Last week, the Russian Government acted on Secretary of State John Kerry’s Monday, September 9 suggestion that Syrian President Bashar al-Assad could avert a U.S. strike if he were to turn over all chemical weapon stockpiles to international control. President Assad said he would accept the Russian four-point plan to turn over his chemical weapon stockpiles to international control and he praised his Russian ally for the diplomatic solution. On Thursday, September 12, and in furtherance of the Russian plan, President Assad petitioned the United Nations to allow Syria to join the Chemical Weapons Convention.

In light of the Russian plan and facing an uphill battle to garner Congressional support for the Senate authorization for the use of military force (AUMF), President Barack Obama asked Congress to postpone its vote for an AUMF resolution. This, he said, would provide time for the United States to work with the U.N. Security Council on a Security Council resolution requiring Syria give up its chemical weapons, and to ultimately destroy them under international control. After three days of negotiations, Secretary Kerry and Russian Foreign Minister Sergey Lavrov announced an agreement was reached last Saturday in Geneva on a framework for Syria to destroy all of its chemical weapons. The framework also includes a provision to seek a U.N. Security Council resolution that could authorize sanctions — short of military action — if President Assad fails to comply.

President Obama addressed the nation on Syria last Tuesday, September 10, describing the civil war conflict and saying the August 21 chemical weapons attack “profoundly” changed the situation. He reiterated the U.S. position that the Assad regime was the perpetrator of the attack. While President Obama acknowledged that the United States is “not the world’s policeman,” he also highlighted

“the United States has been the anchor of global security”

for nearly seven decades. The President has ordered the U.S. military to maintain its current posture to keep the pressure on Assad, and to be in a position to respond if diplomacy fails.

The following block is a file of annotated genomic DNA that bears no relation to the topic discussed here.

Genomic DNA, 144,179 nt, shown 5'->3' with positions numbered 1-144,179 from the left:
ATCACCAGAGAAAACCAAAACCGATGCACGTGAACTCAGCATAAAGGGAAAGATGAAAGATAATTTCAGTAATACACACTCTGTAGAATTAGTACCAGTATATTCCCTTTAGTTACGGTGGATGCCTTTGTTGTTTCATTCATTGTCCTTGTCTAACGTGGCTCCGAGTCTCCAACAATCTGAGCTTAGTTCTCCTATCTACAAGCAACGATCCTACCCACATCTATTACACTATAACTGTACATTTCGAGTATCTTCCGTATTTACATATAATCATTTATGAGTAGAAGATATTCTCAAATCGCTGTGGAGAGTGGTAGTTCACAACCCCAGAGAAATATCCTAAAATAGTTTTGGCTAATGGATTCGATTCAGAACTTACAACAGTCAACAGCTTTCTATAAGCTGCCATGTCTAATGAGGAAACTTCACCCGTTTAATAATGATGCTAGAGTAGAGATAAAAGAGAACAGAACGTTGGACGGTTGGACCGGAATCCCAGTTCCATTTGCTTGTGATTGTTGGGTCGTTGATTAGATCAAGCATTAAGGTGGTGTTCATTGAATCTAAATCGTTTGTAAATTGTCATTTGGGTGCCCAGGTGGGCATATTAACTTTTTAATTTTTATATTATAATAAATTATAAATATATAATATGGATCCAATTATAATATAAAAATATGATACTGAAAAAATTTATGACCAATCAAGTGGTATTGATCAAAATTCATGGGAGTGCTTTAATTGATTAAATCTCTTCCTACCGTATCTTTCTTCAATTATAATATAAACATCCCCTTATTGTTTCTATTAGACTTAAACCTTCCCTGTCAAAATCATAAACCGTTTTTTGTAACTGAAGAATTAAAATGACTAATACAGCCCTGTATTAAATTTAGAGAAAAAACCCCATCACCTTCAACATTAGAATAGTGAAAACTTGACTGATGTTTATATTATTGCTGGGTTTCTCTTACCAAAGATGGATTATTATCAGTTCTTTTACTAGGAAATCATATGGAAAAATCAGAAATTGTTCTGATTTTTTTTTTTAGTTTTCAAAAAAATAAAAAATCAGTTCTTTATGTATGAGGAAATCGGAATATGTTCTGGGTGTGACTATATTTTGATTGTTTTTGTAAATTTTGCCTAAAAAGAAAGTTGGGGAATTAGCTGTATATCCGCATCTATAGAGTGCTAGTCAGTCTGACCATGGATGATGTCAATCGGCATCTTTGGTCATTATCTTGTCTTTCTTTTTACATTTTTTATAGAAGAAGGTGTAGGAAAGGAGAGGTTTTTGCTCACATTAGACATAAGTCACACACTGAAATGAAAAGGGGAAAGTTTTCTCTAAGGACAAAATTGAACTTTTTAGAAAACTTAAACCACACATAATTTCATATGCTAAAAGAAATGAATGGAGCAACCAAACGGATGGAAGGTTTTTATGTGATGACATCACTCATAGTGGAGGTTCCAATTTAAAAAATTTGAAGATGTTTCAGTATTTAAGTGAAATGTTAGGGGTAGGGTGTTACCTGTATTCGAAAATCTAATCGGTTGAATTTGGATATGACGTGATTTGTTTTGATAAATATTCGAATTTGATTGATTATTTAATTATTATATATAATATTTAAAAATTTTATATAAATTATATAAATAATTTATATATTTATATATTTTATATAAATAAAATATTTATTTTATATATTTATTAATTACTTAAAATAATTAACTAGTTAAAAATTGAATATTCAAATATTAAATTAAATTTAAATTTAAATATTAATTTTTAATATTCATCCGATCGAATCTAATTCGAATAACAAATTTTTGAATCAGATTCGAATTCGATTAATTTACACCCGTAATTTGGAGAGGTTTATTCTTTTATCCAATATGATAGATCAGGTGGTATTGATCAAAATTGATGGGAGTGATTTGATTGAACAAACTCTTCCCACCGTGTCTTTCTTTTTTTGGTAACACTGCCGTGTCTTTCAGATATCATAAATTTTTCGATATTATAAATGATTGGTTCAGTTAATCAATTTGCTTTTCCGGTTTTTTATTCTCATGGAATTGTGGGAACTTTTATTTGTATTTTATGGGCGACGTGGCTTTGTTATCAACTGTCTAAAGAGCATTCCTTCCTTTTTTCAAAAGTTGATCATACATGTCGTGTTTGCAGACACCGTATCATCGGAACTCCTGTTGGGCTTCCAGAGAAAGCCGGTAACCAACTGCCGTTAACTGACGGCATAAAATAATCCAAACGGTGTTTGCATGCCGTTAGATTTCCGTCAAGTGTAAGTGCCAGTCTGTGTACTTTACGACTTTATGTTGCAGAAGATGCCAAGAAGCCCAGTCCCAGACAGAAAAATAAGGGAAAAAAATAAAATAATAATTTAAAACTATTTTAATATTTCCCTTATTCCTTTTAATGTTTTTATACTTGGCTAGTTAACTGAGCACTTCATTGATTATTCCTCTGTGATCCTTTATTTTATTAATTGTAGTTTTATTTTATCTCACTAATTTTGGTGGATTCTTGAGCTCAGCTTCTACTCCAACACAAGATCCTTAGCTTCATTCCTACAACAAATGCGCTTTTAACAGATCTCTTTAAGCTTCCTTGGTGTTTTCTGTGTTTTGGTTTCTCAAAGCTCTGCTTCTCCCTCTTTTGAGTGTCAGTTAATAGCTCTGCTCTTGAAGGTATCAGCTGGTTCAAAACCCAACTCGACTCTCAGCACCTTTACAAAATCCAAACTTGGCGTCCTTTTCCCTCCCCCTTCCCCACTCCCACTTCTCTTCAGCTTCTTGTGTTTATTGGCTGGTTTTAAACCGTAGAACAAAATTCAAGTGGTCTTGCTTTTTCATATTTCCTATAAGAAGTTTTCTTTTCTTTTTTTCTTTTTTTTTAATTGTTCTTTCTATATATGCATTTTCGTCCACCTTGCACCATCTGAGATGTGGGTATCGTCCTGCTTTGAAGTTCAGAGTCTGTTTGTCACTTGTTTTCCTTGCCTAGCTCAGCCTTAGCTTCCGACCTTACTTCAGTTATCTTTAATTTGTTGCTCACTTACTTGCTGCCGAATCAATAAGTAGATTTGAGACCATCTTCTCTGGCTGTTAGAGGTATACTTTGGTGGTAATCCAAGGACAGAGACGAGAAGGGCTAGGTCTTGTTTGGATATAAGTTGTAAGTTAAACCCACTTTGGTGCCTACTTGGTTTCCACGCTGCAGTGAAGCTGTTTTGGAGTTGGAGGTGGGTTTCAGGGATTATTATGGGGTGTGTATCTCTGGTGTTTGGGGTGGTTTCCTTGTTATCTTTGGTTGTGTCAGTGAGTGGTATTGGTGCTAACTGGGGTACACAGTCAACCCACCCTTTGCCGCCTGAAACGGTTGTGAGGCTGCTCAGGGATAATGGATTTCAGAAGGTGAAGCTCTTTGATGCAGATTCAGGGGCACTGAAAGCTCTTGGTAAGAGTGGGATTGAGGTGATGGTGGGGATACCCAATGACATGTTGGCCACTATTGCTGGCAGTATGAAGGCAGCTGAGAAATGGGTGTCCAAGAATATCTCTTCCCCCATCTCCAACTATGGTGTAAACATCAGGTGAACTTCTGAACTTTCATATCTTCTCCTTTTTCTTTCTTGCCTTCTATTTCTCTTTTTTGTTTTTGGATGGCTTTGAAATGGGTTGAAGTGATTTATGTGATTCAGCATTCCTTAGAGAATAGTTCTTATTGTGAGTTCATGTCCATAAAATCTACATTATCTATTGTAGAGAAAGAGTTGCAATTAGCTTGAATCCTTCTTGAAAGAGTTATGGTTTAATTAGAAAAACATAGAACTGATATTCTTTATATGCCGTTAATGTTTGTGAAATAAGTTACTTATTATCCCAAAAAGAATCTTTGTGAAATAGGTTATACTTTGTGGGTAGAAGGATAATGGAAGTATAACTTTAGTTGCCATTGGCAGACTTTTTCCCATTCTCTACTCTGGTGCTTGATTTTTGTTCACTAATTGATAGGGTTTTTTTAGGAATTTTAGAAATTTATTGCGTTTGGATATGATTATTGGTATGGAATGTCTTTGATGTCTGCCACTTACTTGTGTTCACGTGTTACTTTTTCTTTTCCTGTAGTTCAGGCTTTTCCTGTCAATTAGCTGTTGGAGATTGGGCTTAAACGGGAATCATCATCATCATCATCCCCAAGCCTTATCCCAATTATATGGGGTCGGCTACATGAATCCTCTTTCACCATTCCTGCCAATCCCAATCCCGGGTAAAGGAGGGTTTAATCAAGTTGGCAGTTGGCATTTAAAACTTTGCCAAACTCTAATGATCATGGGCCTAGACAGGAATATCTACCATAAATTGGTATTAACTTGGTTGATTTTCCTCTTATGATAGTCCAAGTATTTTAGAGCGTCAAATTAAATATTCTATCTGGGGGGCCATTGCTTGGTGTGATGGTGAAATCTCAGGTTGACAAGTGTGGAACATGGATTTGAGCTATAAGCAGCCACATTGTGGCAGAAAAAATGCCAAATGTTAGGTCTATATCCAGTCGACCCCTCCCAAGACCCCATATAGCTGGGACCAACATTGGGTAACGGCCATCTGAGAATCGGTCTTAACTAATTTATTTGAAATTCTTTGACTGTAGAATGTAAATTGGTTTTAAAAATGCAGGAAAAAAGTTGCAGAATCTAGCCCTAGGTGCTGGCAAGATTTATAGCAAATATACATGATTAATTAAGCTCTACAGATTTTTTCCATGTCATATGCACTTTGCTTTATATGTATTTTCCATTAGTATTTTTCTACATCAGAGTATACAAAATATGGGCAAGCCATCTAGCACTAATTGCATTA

Today, the U.N. inspection team sent to Syria to determine whether chemical weapons were used in the August 21 attack is expected to report to Secretary-General Ban Ki-moon on its preliminary findings.


Last week, the House released a Continuing Resolution (CR) to fund the federal government until December 15, after the end of FY 2013 on September 30. The stopgap measure would provide $518 billion for the Defense Department’s base budget, which is $19.9 billion more than the $498.1 billion allowed by the 2011 Budget Control Act. That $19.9 billion will have to be sequestered from the Pentagon’s budget in calendar year 2014. This week, the House Armed Services will further examine the impact of sequestration on the Defense Department (see This Week’s Hearings section below).

A political impasse among House Republicans on efforts to block funding for “Obamacare” emerged the day after the CR was released, effectively blocking the CR from going to the House floor. House Majority Leader Eric Cantor (R-VA) indicated last Thursday, September 12, that the House recess planned for next week may need to be canceled. President Obama has expressed his preference for a “clean” CR.

Missile Defense

Last week, the Pentagon named five Defense Department sites that could fulfill the congressional mandate to base new Intercontinental Ballistic Missile (ICBM) interceptors.  The five potential locations are:

(1)   Fort Drum in New York;

(2)   Camp Ethan Allen Training Site in Vermont;

(3)   Naval Air Station Portsmouth SERE Training Area in Maine;

(4)   Camp Ravenna Joint Training Center in Ohio; and

(5)   Fort Custer Training Center in Michigan.

Lawmakers from those states are expected to intensify their lobbying efforts for the third ICBM interceptor site.

AFRICOM Headquarter Location

Early last week, the Government Accountability Office (GAO) released a report that examined the operational and cost-saving benefits of relocating U.S. Africa Command (AFRICOM) to the United States from Stuttgart, Germany. The GAO report estimates an annual $65 million could be saved in a U.S. relocation of the command, and approximately 4,500 jobs could be created with approximately $450 million being injected into a regional economy. U.S. states advocating for hosting AFRICOM include Virginia, Georgia, South Carolina and Florida.

This Week’s Hearings:

  • Wednesday, September 18: The House Armed Services Committee will hold a hearing on “Planning for Sequestration in FY 2014 and Perspectives of the Military Services on the Strategic Choices and Management Review.”
  • Thursday, September 19: The Senate Armed Services Committee will consider the following nominations: Deborah Lee James to be Secretary of the Air Force; Jessica Garfola Wright to be Under Secretary of Defense for Personnel and Readiness; Frank Klotz to be Under Secretary of Energy for Nuclear Security; Marcel Lettre II to be Principal Deputy Under Secretary of Defense for Intelligence; and Kevin Ohlson to be a Judge of the U.S. Court of Appeals for the Armed Services.
  • Thursday, September 19: The House Armed Services Committee will hold a hearing on “The U.S. Presence in Afghanistan Post-2014: Views of Outside Experts.”
  • Thursday, September 19: The House Armed Services Oversight and Investigations Subcommittee will hold a hearing on “The Defense Department’s Posture for September 11, 2013: What are the Lessons of Benghazi?”
  • Friday, September 20: The House Armed Services Readiness Subcommittee will hold a hearing on “Resetting the Force for the Future: Risks of Sequestration.”